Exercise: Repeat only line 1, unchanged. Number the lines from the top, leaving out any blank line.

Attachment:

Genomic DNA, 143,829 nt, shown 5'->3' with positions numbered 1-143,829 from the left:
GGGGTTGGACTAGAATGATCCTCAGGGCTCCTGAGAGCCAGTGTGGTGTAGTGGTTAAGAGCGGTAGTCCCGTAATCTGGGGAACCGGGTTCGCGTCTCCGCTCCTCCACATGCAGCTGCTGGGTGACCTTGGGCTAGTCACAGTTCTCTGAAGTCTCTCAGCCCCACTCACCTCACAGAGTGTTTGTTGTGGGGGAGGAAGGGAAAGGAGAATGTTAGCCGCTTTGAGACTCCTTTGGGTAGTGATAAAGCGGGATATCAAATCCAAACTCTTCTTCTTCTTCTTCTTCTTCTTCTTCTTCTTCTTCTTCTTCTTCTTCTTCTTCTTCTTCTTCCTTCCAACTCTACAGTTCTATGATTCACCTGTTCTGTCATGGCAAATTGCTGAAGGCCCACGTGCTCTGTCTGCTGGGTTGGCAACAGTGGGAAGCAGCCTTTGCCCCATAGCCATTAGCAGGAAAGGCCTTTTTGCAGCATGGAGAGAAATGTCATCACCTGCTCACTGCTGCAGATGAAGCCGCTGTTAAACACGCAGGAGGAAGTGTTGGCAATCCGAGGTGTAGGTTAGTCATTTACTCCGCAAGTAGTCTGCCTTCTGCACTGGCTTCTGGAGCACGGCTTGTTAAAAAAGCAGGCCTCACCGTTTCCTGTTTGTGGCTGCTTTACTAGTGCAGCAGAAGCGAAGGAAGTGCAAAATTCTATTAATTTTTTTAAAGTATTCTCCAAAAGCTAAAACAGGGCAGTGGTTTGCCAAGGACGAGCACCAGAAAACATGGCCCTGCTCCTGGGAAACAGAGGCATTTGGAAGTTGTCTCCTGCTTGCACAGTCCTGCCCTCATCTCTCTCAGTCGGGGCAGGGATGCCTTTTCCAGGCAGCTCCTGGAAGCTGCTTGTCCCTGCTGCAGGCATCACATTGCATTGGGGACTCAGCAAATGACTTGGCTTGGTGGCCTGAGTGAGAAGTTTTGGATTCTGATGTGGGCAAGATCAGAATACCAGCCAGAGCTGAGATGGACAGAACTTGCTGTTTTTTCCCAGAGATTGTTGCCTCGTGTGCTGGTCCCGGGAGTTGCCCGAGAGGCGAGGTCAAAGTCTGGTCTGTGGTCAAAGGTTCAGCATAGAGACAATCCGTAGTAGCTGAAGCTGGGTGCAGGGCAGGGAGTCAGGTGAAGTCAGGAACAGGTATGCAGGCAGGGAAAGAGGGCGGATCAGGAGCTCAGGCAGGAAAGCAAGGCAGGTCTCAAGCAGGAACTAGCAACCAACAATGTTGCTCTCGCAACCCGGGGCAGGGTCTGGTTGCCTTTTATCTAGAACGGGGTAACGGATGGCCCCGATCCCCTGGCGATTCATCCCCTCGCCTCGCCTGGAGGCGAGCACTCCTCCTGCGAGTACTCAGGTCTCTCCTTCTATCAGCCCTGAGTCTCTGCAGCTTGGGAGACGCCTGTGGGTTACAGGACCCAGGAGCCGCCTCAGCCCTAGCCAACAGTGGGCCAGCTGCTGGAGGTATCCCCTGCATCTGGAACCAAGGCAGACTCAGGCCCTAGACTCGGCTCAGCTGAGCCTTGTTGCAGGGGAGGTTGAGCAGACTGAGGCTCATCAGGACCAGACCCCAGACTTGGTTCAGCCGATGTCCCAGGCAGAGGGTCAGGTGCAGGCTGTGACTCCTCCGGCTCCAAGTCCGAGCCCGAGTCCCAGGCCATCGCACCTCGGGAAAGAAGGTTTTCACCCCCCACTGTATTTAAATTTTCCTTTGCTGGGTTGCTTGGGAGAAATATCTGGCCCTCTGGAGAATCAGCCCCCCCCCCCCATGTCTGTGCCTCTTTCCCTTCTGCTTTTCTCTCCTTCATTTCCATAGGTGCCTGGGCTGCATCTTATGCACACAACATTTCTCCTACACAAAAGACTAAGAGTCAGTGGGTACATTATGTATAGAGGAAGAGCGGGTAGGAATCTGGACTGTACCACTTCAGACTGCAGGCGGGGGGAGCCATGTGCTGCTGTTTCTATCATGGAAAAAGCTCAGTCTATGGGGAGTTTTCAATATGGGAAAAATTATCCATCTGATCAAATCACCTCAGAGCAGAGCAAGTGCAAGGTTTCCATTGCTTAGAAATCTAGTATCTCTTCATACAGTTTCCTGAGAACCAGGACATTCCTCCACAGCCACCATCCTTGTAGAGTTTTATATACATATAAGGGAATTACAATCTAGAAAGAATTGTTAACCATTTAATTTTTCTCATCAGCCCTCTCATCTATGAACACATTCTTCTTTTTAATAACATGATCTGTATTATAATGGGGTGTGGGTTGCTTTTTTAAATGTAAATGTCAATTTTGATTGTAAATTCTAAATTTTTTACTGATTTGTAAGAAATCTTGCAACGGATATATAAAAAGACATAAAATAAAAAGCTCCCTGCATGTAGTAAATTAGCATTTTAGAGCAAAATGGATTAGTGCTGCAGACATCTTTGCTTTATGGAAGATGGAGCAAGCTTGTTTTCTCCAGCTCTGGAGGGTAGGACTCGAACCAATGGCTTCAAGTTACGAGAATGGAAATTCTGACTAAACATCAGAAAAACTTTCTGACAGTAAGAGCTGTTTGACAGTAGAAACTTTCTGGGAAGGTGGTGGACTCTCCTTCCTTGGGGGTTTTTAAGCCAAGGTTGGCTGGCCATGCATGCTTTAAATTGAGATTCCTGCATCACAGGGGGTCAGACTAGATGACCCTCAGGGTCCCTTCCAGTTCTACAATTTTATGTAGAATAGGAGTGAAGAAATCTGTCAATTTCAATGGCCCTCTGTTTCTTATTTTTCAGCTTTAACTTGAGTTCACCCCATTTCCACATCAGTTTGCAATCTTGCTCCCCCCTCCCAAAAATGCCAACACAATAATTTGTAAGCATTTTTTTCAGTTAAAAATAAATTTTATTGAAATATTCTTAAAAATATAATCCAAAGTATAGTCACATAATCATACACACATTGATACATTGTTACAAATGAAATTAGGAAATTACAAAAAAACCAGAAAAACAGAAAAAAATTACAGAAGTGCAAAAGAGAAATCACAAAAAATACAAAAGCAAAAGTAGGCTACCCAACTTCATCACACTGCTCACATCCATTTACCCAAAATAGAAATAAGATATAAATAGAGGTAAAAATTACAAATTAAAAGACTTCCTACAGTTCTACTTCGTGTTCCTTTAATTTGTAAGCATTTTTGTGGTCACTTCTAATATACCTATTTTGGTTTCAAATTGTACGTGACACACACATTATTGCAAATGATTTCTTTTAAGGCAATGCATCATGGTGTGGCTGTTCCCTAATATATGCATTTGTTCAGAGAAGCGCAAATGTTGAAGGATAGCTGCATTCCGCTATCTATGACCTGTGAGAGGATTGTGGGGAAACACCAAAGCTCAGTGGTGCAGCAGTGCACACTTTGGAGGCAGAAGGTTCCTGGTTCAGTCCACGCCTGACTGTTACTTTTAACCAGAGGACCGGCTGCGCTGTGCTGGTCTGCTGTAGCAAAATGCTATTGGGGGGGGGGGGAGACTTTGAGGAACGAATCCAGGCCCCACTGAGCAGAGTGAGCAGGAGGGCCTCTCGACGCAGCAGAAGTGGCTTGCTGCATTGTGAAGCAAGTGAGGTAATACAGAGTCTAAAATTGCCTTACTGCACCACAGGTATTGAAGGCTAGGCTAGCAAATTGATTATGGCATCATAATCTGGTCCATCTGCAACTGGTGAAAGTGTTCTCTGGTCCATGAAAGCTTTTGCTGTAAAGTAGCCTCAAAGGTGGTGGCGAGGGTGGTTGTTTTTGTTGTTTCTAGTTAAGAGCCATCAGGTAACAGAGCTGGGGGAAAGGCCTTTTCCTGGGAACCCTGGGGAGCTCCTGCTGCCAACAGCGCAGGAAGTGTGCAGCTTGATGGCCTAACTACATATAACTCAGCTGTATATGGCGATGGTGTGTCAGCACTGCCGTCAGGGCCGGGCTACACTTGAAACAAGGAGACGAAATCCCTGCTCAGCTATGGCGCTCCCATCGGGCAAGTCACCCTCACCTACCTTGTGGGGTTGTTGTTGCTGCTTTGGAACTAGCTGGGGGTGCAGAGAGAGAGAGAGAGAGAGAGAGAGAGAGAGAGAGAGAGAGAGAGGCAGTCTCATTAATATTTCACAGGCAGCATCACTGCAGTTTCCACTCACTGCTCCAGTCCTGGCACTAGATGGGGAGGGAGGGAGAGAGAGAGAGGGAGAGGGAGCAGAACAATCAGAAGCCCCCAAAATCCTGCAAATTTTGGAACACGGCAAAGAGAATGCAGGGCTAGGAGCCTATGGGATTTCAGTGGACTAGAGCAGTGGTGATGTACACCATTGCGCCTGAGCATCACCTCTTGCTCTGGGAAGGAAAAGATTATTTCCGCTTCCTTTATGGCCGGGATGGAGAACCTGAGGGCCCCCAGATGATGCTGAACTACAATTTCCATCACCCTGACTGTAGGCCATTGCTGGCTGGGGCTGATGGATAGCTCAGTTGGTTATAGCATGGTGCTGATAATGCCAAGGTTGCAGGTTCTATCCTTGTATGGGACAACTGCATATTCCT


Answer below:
Genomic DNA, 143,829 nt, shown 5'->3' with positions numbered 1-143,829 from the left: